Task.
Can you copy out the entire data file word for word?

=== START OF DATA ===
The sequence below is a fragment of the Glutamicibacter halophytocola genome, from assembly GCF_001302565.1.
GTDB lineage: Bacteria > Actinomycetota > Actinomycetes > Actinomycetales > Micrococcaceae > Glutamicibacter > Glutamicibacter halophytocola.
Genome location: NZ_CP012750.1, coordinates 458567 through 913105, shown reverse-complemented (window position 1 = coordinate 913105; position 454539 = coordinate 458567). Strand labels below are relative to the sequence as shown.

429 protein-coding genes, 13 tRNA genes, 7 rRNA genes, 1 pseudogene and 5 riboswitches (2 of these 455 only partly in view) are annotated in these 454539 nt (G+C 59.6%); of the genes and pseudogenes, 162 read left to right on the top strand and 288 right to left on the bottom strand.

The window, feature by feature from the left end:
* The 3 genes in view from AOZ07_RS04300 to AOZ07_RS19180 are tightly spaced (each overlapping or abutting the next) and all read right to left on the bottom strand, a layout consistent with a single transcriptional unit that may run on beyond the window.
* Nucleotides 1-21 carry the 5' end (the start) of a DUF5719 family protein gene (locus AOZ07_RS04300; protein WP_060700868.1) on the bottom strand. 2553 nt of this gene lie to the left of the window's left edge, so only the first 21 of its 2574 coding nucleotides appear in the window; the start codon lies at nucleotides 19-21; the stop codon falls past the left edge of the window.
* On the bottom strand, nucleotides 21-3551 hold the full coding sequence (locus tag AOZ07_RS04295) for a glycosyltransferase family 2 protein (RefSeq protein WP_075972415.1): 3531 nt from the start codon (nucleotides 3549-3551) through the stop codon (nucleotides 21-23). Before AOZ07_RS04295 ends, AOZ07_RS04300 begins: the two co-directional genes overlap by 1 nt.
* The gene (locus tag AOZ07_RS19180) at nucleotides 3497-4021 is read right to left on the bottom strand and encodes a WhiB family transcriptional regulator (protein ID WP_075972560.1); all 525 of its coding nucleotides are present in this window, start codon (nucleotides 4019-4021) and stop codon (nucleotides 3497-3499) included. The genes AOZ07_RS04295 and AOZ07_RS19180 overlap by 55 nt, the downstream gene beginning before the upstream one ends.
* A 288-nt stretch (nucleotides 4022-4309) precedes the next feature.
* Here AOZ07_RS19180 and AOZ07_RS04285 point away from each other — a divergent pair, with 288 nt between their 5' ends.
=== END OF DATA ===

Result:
The sequence below is a fragment of the Glutamicibacter halophytocola genome, from assembly GCF_001302565.1.
GTDB lineage: Bacteria > Actinomycetota > Actinomycetes > Actinomycetales > Micrococcaceae > Glutamicibacter > Glutamicibacter halophytocola.
Genome location: NZ_CP012750.1, coordinates 458567 through 913105, shown reverse-complemented (window position 1 = coordinate 913105; position 454539 = coordinate 458567). Strand labels below are relative to the sequence as shown.

429 protein-coding genes, 13 tRNA genes, 7 rRNA genes, 1 pseudogene and 5 riboswitches (2 of these 455 only partly in view) are annotated in these 454539 nt (G+C 59.6%); of the genes and pseudogenes, 162 read left to right on the top strand and 288 right to left on the bottom strand.

The window, feature by feature from the left end:
* The 3 genes in view from AOZ07_RS04300 to AOZ07_RS19180 are tightly spaced (each overlapping or abutting the next) and all read right to left on the bottom strand, a layout consistent with a single transcriptional unit that may run on beyond the window.
* Nucleotides 1-21 carry the 5' end (the start) of a DUF5719 family protein gene (locus AOZ07_RS04300; protein WP_060700868.1) on the bottom strand. 2553 nt of this gene lie to the left of the window's left edge, so only the first 21 of its 2574 coding nucleotides appear in the window; the start codon lies at nucleotides 19-21; the stop codon falls past the left edge of the window.
* On the bottom strand, nucleotides 21-3551 hold the full coding sequence (locus tag AOZ07_RS04295) for a glycosyltransferase family 2 protein (RefSeq protein WP_075972415.1): 3531 nt from the start codon (nucleotides 3549-3551) through the stop codon (nucleotides 21-23). Before AOZ07_RS04295 ends, AOZ07_RS04300 begins: the two co-directional genes overlap by 1 nt.
* The gene (locus tag AOZ07_RS19180) at nucleotides 3497-4021 is read right to left on the bottom strand and encodes a WhiB family transcriptional regulator (protein ID WP_075972560.1); all 525 of its coding nucleotides are present in this window, start codon (nucleotides 4019-4021) and stop codon (nucleotides 3497-3499) included. The genes AOZ07_RS04295 and AOZ07_RS19180 overlap by 55 nt, the downstream gene beginning before the upstream one ends.
* A 288-nt stretch (nucleotides 4022-4309) precedes the next feature.
* Here AOZ07_RS19180 and AOZ07_RS04285 point away from each other — a divergent pair, with 288 nt between their 5' ends.